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2394Re: Pythagorean triples/area-perimeter relations

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  • Neil Fernandez
    Aug 1, 2001
    • 0 Attachment
      In message <cb.1443eee7.2899075a@...>, mikebispham@... writes
      >Hi Neil
      >
      >Re the area/dia business - of course its obvious when you see them as
      >decimals. We're looking at whole number right-angle triangles, pairs of
      >which will fit together to make whole number rectangles, so of course both
      >diameters and areas will be either whole or whole and a half!

      I am missing something here. The hypotenuse will be an integer, the area
      will either be an integer or end in .5, but why does area/perimeter have
      to be an integer or end in .5?

      >Re your angles calcs; is there any chance of a copy of your spreadsheet that
      >calculates them? I can do radians but not sine etc on my spreadsheet, and I
      >don't know how to work radians for trigonometrical purposes.

      This is all in the spreadsheet I'm trying to post. The formula for
      conversion from degrees to radians is R = (pi/180) * D where R is the
      angle size in radians and D is the angle size in degrees. The
      spreadsheet calculates the angles using the formulae ASIN(B109/D109)
      where B109 contains the shortest side and D109 contains the hypotenuse,
      and ASIN(C109/D109) where C109 contains the middle side. The ASIN
      (arcsin) function gives the answer in radians.

      >> Here is the full list of available 'Save As...' options in Excel 97 (aka
      >> Excel 8).
      >>
      >> xls
      >> wks
      >> xlt
      >> prn
      >> txt
      >> csv
      >> xlw
      >> wk4
      >> wk3
      >> wk1
      >> wq1
      >> dbf
      >> dif
      >> slk
      >> xla
      >> (html)
      >>
      >This opened ok, but I only have numbers, not calculation. Is that right?

      No, it should be the whole thing.

      >But...
      >
      >> I've saved it as csv (comma separated variables), attached below, hoping
      >> this works. If this is the generic format we can all use, this will be
      >> great, the file is only 16kB in size. Not sure what 'ss' is - is it the
      >> 'generic' spreadsheet format used by Works?
      >
      >I can't save as csv. My options are:
      >
      >works ss
      >works for windows 3.0 ss
      >works for windows 2.0/works for dos ss
      >text & commas

      'text & commas' may be the same thing as csv, not sure.

      >text & tabs
      >text & tabs(dos)
      >excel ss
      >lotus 1-2-3
      >works 3.0 for macintosh ss (*.ss)
      >works 4.0 for macintosh ss (*.ss)
      >
      >I've attached a 'text & commas' file (which saves as csv - loses 'special
      >formatting' - bold, italic, don't know what else, but at least we can still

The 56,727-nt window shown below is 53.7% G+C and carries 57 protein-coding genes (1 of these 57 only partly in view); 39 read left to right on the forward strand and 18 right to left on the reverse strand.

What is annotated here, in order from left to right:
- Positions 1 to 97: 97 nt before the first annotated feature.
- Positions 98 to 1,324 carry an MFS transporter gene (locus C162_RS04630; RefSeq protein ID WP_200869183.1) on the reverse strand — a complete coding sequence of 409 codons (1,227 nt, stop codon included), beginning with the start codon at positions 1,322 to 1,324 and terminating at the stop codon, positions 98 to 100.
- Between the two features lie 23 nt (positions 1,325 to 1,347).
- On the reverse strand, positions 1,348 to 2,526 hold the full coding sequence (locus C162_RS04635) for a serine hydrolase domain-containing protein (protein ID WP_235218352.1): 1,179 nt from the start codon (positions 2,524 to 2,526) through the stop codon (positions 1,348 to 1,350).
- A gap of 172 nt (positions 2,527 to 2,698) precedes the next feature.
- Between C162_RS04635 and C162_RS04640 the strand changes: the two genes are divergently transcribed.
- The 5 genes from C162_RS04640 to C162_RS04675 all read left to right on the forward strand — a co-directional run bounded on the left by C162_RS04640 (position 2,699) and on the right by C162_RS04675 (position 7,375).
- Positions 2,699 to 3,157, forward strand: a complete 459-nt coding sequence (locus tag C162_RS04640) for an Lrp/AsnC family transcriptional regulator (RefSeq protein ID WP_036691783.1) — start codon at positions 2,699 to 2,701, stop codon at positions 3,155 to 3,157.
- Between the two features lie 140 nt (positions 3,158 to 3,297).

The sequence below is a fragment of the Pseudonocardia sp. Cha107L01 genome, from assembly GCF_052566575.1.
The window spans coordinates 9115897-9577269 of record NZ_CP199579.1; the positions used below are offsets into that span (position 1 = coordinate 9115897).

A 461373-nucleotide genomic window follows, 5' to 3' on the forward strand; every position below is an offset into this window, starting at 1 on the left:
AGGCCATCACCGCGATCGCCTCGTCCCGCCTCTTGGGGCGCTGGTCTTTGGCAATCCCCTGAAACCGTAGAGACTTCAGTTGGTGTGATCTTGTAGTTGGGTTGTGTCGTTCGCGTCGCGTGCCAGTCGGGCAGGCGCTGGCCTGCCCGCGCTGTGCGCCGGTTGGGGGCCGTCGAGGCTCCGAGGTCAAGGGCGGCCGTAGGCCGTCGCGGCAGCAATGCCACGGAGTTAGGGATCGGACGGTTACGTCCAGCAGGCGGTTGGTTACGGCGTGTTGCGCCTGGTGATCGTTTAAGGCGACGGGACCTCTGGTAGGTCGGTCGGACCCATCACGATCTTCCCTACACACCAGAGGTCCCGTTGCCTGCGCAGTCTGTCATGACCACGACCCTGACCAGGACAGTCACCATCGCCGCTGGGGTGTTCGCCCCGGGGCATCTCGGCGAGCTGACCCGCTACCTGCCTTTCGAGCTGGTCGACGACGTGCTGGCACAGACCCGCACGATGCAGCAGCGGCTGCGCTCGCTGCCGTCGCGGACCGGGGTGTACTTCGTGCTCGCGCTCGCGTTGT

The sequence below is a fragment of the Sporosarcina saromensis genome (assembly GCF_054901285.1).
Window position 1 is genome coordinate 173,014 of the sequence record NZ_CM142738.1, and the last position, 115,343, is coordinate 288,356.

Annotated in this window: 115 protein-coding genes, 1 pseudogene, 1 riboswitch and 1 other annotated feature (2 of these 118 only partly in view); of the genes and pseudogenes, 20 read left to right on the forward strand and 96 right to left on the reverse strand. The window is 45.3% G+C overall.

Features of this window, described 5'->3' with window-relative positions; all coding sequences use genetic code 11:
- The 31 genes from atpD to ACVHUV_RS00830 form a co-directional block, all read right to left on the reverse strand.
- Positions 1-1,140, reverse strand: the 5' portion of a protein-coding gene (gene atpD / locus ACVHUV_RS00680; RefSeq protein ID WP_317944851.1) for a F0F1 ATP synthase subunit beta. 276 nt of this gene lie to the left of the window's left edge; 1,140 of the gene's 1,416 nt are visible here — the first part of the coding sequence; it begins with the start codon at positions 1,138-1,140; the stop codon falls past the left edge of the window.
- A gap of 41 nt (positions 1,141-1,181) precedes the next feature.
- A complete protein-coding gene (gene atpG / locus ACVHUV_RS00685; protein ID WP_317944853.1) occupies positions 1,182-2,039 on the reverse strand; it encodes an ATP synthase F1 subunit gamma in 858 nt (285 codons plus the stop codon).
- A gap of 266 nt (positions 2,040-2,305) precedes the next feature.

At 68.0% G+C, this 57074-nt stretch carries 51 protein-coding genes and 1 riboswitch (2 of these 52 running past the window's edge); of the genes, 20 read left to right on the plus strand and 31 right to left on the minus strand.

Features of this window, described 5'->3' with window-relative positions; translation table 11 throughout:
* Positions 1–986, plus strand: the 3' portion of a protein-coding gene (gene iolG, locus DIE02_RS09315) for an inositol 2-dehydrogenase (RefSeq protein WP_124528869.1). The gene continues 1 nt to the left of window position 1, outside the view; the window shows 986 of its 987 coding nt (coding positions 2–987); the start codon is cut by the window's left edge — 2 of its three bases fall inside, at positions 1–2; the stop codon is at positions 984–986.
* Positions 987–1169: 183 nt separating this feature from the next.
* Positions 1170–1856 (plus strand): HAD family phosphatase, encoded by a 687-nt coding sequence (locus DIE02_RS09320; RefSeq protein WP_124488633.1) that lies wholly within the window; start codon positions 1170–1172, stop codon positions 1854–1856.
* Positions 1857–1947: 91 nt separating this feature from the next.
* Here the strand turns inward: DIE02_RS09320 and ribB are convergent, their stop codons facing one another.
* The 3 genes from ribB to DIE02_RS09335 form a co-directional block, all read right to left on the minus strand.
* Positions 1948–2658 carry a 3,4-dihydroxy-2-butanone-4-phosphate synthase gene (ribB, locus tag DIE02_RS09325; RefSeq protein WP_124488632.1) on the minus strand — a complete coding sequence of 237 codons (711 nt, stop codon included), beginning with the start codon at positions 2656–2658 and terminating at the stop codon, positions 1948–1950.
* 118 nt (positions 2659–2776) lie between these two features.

>open it. Does this work for you?

      Couldn't find the file.

      >I've added columns to the triples for:
      >
      >AREA
      >SUM (perimeter)
      >
      >I can see some interesting and resonant numbers emerging, which might attach
      >particular significance to those triples that generate them - especially in
      >the sexagisimal framework. So far my favourite is:
      >
      >18 24 30 216 72
      >
      >A very sixy number!

      :-)

      In message <LAW2-F53e1GTtBXO84t0001057a@...>, Terrie Halprin
      <thalprin@...> writes

      <snip>

      >Neil, I am taking a look at these grids, the micro and macro in context,
      >this morning AND I notice that these 14 prime triples, originally listed
      >in/as micro prime, in the macro grid, have two more triples added to them:
      >48 55 73 and 65 72 97 and that the 12 35 37 hasn't been pulled to
      >the side -Ooh- so, you can in fact get to the 16/ square -man, that is just
      >so FANTASTIC!

      Terrie, thanks for this correction. Interesting that 16 appears in this
      way when one works with a maximum side length of 100, another square.

      I was going to post something about how area/perimeter doesn't give what
      modern science would call a pure number, since according to modern
      science it would have dimensions of length, since area has dimensions of
      length squared, and perimeter has dimensions of length. IMO modern
      science has got something wrong with regard to dimensions. It seems so
      weird and maybe even 'arbitrary', for example, that a given physical
      constant has, say, dimensions of mass squared times length times time.
      Doesn't sound convincing. Too far away from the Pythagorean view of
      numbers as basic. But unfortunately I have not reached the stage of
      formulating a coherent alternative viewpoint! Very interesting, how the
      discussion is going with regard to the relationship between area and
      perimeter, expressed as a number.

      We are going away for a week.

      Best regards,

      Neil
      --
      Neil Fernandez
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